Canadian Llama & Alpaca Registry

The CLAA Genetic Evaluation Program

As part of a proactive effort to enhance the position of the Canadian llama and alpaca industry in Canada and the world, the CLAA, in 2006, contracted the services of RAK Genetic Consulting Ltd. The finances to engage this consulting firm came from the Federal government as part of the BSE compensation package. RAK was engaged to review breed improvement initiatives in the domestic and global camelid industries and conduct a breed improvement feasibility study for the CLAA. The study was conducted through review of available information and research and a detailed survey/interview process.

Both llama and alpaca breeders provided similar responses to the survey, identifying fibre characteristics and the development of the fibre industry as key components to the survival and growth of the industry in Canada. Breed improvement must be based on economics and the fibre industry is starting to drive the value of animals as breeding stock. This shift will force members to select for fibre characteristics to ensure the long-term success of the industry. Education of members will be a key priority and recognition of members who participate in breed improvement programs will be integral to the growth of the program.

It was concluded that the CLAA is in a strong position to initiate a breed improvement program for its members. The program needs to focus on fibre characteristics and the development of an education program for the membership.

Breed improvement is built on the following key areas:

  1. Pedigree – breed improvement is built from pedigree information - like begets like
  2. Measurement – traits of economic importance should be included and measured if possible
  3. Analysis – data is analysed and turned into information
  4. Application – breeders apply this information to make knowlegdable breeding decisions
  5. Education – education must occur regarding data collection and how to use the resulting information.

Like all livestock breeders, camelid breeders are constantly striving to improve their breed. Improvement is generally seen as a better "product", and in the camelid industry, different people may see a better "product" as being different things. For many it will be larger quantities of more valuable fibre, incorporating such things as fineness, softness, fleece weight, and evenness of colour. For others the emphasis may be on better conformation, higher fertility, faster growth rates and bigger body weights.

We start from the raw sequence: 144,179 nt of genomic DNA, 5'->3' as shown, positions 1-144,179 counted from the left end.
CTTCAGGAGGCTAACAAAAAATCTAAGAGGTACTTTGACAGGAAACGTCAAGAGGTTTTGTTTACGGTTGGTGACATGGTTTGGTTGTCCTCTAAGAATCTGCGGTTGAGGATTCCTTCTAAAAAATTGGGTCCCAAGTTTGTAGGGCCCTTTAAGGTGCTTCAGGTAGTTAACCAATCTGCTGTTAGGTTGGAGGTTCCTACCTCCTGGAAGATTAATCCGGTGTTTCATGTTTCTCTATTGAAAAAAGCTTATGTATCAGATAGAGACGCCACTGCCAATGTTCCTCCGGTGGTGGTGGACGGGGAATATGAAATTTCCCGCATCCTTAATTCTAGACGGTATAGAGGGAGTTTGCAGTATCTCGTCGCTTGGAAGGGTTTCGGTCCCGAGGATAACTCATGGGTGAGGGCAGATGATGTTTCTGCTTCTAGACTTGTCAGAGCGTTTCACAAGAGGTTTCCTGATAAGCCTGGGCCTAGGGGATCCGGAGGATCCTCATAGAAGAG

Wherever such improvement is sought, genetic factors are likely to play an important part in determining that improvement, and different alpacas differ in their ability to deliver that genetic improvement to their offspring. The key to genetic improvement of livestock is to first distinguish between genetic and environmental factors influencing performance and then select only those animals that are genetically superior to form the basis of a breeding herd. Performance that is the result of good management will not be passed on to the next generation whereas performance due to genetic superiority will be repeated. Genetic change in camelids presently occurs at a slow but steady rate, no one animal contains all the traits in perfect combination and improvement involves a system of small changes in a number of traits all focussed on an overall goal. While the gain acquired in any one year may not be large the overall effects of continued genetic improvement is cumulative and thus still results in significant improvement over time.

One way, however, to hasten this improvement is formal adoption of a genetic evaluation program. Adoption of genetic evaluation programs in other livestock breeds have been shown to be up to nine times more effective in driving genetic improvement than an individual's own singular efforts.

The CLAA Genetic Evaluation committee commenced work in 2006 to develop a program to measure genetic ability across a range of characteristics, and to report to breeders which animals in their own herds are most likely to pass on their genetic improvement in any given trait to their progeny. As with most breed improvement programs this will be done by gathering performance and pedigree data, collating these records and applying genetic analysis to produce a best estimate of an animal's true genetic value. Whilst improvement will still occur without this process, the rate of genetic gain is likely to be much slower, and much less certain.

All genetic improvement programs focus on traits of economic importance that will increase the profitability of the industry and it's participants. They are based on continual improvement in desired attributes with no defined end - so to speak. The goal and therefore the end product may change however, during the process, as knowledge of the importance of some of the attributes also changes. The long -term strategy is to develop a program that will bring together objective genetic measurements, incorporating a wide range of indices, into one database enabling breeders and producers to have access to information that will enable them to make better - informed breeding decisions.